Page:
3 Matching Annotations
  1. Nov 2018
    1. As with other forms of value-based health care, patient-centered care requires a shift in the way provider practices and health systems are designed, managed, and reimbursed. In keeping with the tenets of patient-centeredness, this shift neither happens in a vacuum, it driven by traditional hierarchies in which providers or clinicians are the lone authority. Everyone, from the parking valet and environmental services staff to c-suite members, are engaged in the process, which impacts hiring, training, leadership style, and organizational culture. Patient-centered care also represents a shift in the traditional roles of patients and their families from one of passive “order taker” to one of active “team member.” One of the country’s leading proponents of patient-centered care, Dr. James Rickert, has stated that one of the basic tenets of patient-centered care is that “patients know best how well their health providers are meeting their needs.” To that end, many providers are implementing patient satisfaction surveys, patient and family advisory councils, and focus groups, and using the resulting information to continuously improve the way health care facilities and provider practices are designed, managed, and maintained from both a physical and operational perspective so they become centered more on the individual person than on a checklist of services provided. As the popularity of patient- and family-centered health care increases, it is expected that patients will become more engaged and satisfied with the delivery of their care, and evidence of its clinical efficacy should continue to mount.

      Cultural shift to patient-centered care

  2. Nov 2016
  3. Sep 2016
    1. Finally, in order for data-driven interventions to be wide-spread, institutions must sustain a culture that embraces the use of data, and create incentives for data-driven activities amongst administrators, instructors and student support staff. Large-scale, data-driven policy changes are implemented with minimal friction and maximal buy-in when leaders demonstrate a commitment to data-informed decision-making, and create multiple opportunities for stakeholders to make sense of and contribute to the direction of the change. Users not only need to be trained on the proper ways to use these tools and communicate with students, they also require meaningful incentives to take on the potentially steep learning curve.[40]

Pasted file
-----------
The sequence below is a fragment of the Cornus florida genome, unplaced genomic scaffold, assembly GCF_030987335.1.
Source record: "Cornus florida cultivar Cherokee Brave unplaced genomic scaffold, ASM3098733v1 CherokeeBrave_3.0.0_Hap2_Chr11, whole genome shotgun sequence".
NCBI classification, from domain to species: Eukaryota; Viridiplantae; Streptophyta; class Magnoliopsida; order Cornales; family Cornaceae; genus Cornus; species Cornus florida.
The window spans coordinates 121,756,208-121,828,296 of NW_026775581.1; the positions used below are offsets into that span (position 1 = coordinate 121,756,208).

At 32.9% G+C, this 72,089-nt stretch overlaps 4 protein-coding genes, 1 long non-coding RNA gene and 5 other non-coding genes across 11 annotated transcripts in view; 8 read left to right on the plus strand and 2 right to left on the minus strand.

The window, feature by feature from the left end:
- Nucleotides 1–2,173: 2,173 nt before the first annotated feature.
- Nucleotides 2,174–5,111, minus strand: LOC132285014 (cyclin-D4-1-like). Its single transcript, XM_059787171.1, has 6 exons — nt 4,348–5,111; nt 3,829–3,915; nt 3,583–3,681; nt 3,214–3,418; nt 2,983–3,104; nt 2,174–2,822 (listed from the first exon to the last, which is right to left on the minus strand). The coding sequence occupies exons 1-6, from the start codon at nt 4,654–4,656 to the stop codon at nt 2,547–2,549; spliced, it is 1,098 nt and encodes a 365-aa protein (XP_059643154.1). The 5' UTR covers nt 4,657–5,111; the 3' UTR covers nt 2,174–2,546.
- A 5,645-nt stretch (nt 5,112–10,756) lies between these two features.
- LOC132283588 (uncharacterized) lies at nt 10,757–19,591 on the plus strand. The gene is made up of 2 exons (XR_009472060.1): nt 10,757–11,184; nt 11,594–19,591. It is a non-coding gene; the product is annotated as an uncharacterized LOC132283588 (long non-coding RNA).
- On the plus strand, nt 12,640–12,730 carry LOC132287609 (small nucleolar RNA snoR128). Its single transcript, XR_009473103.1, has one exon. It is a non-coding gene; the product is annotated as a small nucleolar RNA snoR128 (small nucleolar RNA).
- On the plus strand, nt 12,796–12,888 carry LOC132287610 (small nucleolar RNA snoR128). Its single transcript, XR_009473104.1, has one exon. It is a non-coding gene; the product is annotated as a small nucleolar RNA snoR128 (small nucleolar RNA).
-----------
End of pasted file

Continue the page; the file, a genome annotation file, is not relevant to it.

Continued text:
Thankfully, this paragraph isn’t framed as a need for (top-down) “culture change”, as is often the case in similar discussions. Supporting a culture is a radically different thing from forcing a change. To my mind, it’s way more likely to succeed (and, clearly, it’s much more empowering). But “decision-makers” may also interpret active support as weaker than the kind of implementation they know. It’s probably a case where a “Chief Culture Officer” can have a key role, in helping others expand their understanding of how culture works. Step 1 is acknowledging that culture change isn’t like a stepwise program.